In addition to generic measurement tools such as the EuroQoL-5D or the SF-36, there are specific instruments to assess quality of life in CD patients such as the commonly used Inflammatory Bowel Disease Questionnaire (IBDQ), with a 36-item version (10) and a 9-item version (11).

There are also studies that show the negative impact of CD on work productivity and activity impairment (12). A version of the assessment tool Work Productivity and Activity Impairment questionnaire (WPAI) has been adapted specifically for CD (13-15) and validated in Spain (16,17).

With regard to treatment, new therapies have emerged, such as those referred to as biological treatments. These treatments include elements (usually monoclonal antibodies) designed to block certain molecules involved in the inflammatory response or the corresponding receptors in cell membranes. Biological compounds have revolutionized the therapeutic approach to CD, especially for those patients with severe or refractory disease. A recent meta-analysis of clinical trials concluded that biological treatments are effective for the induction of remission of active CD and the prevention of flare-ups (18). Clinical trials have also reported improvements in work productivity (19,20) and quality of life (21-23).

The objective of this study was to examine these reported associations in regular clinical practice, i.e., outside the controlled environment of a clinical trial. Thus, our aim was to measure the improvement in clinical health status, quality of life, and work productivity in CD patients who are naïve to biological therapy for one year after starting treatment with adalimumab in the context of regular practice.

 

Materials and methods

This is an observational cohort study with a prospective (one year follow-up) and retrospective design. This work is part of the larger study named Efficacy of Adalimumab in Crohn's Disease (EFICADEC is the acronym in Spanish).

Baseline data, collected during the first visit (V0), included socio-demographic information, CD history, clinical status and quality of life at V0, and information on work activity during the previous week and previous year. During the five following visits at months 1, 3, 6 ,9, and 12 from baseline (V1, V2, V3, V4, and V5, respectively), data collected included clinical data, quality of life, and work and non-work activity information for the week prior to the visit. We included CD patients who are naïve to any biological treatment for whom adalimumab treatment was prescribed as part of regular clinical practice. Exclusion criteria included incomplete clinical records for the 12 months prior to the start of treatment with adalimumab and any anti-TNF treatment prior to the start of adalimumab therapy.

We calculated that a sample size of 100 patients was required to detect differences in the CDAI mean of 100 points, assuming a standard deviation of 250 (α = 0.05; β = 0.2). To achieve this final sample size, it was necessary to recruit 132 patients into the study based on an attrition rate between 25% and 36% observed in the CHARM study (24).

The outcome variables under study included: clinical variables, quality of life and work productivity measures at the different clinical visits. The following instruments collected the relevant data: Crohn's Disease Activity Index (CDAI) (25) assessed clinical status (proportion of patients with CDAI < 150, in remission, and global score); Perianal Disease Activity Index (PDAI), or Irvine PDAI (26) (remission is defined as a baseline value > 0 and a value = 0 for items 1, 2, 3, and 5, at the end of the one year treatment). Other outcome variables of interest included: corticoid tapering rate and, at the end of the study period, changes in quality of life as measured by EuroQoL-5D (the descriptive system index ranging from 0 to 1 and the visual analog scale [VAS] from 0 to 100) (27), and by IBDQ-9 (normalized scale from 0 to 100) (11). Finally, impact on work productivity and activity impairment was measured with the WPAI adapted to CD (17), which evaluates four different aspects of CD impact on work productivity during the previous seven days: percentage of lost work hours (absenteeism), percentage of impact on hours worked (presenteeism), percentage of total work productivity impact (TWPI: absenteeism and presenteeism combined), and percentage of impact on activity outside work.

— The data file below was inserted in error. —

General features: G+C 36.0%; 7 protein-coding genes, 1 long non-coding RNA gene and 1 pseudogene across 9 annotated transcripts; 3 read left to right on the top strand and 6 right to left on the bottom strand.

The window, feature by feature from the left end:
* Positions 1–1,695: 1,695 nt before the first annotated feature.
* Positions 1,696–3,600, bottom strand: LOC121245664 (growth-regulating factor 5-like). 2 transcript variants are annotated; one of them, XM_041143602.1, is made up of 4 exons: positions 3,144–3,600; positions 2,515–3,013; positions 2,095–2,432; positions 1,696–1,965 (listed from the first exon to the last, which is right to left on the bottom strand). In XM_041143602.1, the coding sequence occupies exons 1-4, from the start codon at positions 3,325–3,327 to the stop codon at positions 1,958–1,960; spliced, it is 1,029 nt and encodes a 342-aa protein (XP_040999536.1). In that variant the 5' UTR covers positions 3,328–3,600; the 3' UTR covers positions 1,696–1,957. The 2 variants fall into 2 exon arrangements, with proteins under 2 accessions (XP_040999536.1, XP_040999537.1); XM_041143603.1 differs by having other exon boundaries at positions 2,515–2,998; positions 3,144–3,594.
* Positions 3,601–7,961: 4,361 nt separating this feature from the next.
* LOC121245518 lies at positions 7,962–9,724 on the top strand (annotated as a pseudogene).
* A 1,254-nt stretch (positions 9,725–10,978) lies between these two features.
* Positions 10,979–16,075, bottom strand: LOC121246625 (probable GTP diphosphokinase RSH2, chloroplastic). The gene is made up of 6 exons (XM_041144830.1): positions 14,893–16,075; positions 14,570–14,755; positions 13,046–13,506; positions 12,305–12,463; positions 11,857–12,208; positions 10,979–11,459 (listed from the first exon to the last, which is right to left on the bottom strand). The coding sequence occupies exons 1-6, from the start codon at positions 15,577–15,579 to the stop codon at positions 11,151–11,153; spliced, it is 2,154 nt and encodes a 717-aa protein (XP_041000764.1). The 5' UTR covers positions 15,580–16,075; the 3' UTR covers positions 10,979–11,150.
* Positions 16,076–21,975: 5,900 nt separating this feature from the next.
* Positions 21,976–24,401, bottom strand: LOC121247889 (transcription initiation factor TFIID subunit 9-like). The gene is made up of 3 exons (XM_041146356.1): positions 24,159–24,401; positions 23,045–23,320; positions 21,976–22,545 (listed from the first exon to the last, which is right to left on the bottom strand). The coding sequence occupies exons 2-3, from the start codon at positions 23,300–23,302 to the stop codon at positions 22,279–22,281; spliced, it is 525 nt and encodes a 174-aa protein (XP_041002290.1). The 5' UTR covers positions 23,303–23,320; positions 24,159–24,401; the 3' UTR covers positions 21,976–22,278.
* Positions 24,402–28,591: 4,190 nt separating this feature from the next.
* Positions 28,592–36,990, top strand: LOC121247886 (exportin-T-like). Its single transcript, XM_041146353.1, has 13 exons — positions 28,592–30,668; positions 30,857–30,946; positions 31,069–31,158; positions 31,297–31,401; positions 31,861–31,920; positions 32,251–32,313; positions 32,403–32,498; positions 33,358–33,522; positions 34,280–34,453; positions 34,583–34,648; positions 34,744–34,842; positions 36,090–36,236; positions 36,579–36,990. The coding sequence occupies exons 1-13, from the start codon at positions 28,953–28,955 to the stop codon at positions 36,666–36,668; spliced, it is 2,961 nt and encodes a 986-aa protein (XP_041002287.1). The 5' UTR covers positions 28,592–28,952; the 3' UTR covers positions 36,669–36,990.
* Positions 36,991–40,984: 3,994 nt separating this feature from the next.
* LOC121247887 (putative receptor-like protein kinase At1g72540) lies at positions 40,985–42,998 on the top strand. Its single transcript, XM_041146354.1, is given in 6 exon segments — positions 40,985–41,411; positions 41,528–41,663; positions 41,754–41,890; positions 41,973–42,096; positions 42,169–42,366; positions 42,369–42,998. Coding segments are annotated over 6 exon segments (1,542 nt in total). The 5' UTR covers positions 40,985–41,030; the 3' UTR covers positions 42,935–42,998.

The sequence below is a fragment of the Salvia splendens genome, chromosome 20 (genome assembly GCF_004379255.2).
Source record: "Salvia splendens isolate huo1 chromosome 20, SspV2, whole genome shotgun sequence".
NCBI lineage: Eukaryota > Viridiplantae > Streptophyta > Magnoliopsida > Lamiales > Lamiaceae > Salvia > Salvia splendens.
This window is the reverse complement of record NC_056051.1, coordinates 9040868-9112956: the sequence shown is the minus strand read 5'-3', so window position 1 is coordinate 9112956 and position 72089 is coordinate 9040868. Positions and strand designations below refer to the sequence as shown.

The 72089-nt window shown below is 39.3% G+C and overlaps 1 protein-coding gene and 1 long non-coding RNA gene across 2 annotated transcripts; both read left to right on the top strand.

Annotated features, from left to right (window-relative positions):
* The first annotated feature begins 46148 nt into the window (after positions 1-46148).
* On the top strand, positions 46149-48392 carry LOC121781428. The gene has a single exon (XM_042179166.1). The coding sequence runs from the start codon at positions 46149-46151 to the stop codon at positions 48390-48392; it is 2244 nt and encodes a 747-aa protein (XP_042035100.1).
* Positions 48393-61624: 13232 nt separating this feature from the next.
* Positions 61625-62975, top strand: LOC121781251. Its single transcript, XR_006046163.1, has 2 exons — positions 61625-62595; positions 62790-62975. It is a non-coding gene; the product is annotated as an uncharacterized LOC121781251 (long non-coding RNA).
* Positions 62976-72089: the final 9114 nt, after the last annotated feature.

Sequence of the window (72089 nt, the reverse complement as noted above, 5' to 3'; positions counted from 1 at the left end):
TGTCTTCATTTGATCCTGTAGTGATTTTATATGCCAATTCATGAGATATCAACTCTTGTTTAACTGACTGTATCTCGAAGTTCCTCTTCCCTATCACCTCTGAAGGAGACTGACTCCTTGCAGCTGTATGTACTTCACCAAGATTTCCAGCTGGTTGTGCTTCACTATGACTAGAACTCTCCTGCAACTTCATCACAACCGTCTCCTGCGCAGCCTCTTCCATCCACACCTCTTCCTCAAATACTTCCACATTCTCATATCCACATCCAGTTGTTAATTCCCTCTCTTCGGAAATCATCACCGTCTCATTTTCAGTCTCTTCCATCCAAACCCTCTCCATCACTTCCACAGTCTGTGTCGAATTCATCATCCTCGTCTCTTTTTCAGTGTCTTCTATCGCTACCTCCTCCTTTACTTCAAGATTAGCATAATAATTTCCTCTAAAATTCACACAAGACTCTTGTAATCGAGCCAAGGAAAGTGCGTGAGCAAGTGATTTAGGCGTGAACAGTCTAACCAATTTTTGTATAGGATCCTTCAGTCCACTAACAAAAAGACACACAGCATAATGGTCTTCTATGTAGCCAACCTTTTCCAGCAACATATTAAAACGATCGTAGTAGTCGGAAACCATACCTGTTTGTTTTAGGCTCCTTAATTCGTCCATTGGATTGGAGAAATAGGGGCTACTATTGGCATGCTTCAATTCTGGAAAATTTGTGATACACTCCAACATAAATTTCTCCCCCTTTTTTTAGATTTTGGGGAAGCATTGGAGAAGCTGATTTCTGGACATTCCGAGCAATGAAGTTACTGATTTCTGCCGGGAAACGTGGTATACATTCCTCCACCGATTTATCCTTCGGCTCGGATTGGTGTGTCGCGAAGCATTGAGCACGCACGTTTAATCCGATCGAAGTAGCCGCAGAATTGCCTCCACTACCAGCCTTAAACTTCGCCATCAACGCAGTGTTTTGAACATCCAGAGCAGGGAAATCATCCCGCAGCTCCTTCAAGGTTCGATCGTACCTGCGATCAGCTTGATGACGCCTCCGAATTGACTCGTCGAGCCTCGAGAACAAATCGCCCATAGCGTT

Missing values in outcome variables (CDAI, PDAI, IBDQ and EuroQoL-5D) were replaced via an imputation method. We imputed the predicted values based on the slope of the regression line drawn between the value of the previous visit and the value of the subsequent visit, adjusted for time. For those cases where there was no visit following that with the missing data, the missing value was replaced with the value of the previous visit.

In the descriptive analysis, qualitative or categorical variables were expressed in percentages. Quantitative variables were tested for normality; if the variable was normally distributed, we described it by its mean and standard deviation (mean ± SD). Hypothesis testing for these variables was performed with the Student's t test for paired data. For variables not normally distributed we reported the median and the interquartile range (median [P25-P75]). Hypotheses contrasts involving these variables were tested using the Wilcoxon tests for paired data. For bivariate analyses Pearson's Chi-squared statistic or Fisher's exact test when there were five or fewer observations in a category were used. Statistical significance was set at two-sided p < 0.05.

 

Results

A total of 132 patients were recruited from 33 centers located in 11 geographical regions. Of these 132 records, six were eliminated due to incomplete data. For the total of five visits for each of the remaining 126 patients, eight missing values had to be imputed in CDAI, ten values in IBDQ, and seven in EuroQoL-5D. Of the 33 patients with perianal disease, 25 PDAI missing values were imputed. Forty-three patients presented a CDAI < 150 at study entry.

Socio-demographic characteristics

Women made up almost half the sample population (49.2%), the mean age was 39.1 ± 13.8 years, and patients had been diagnosed with CD over a median of seven years (RIC 3-12). At diagnosis, 25 patients (19.8%) presented with extraintestinal manifestations and another 25 had perianal involvement. At baseline (V0), 76 patients (60.3%) were in the labor force, of which 51.3% had been on sick leave in the previous year. Among those on sick leave in the previous year due to CD, the median number of days off work was 53 (13.5-120).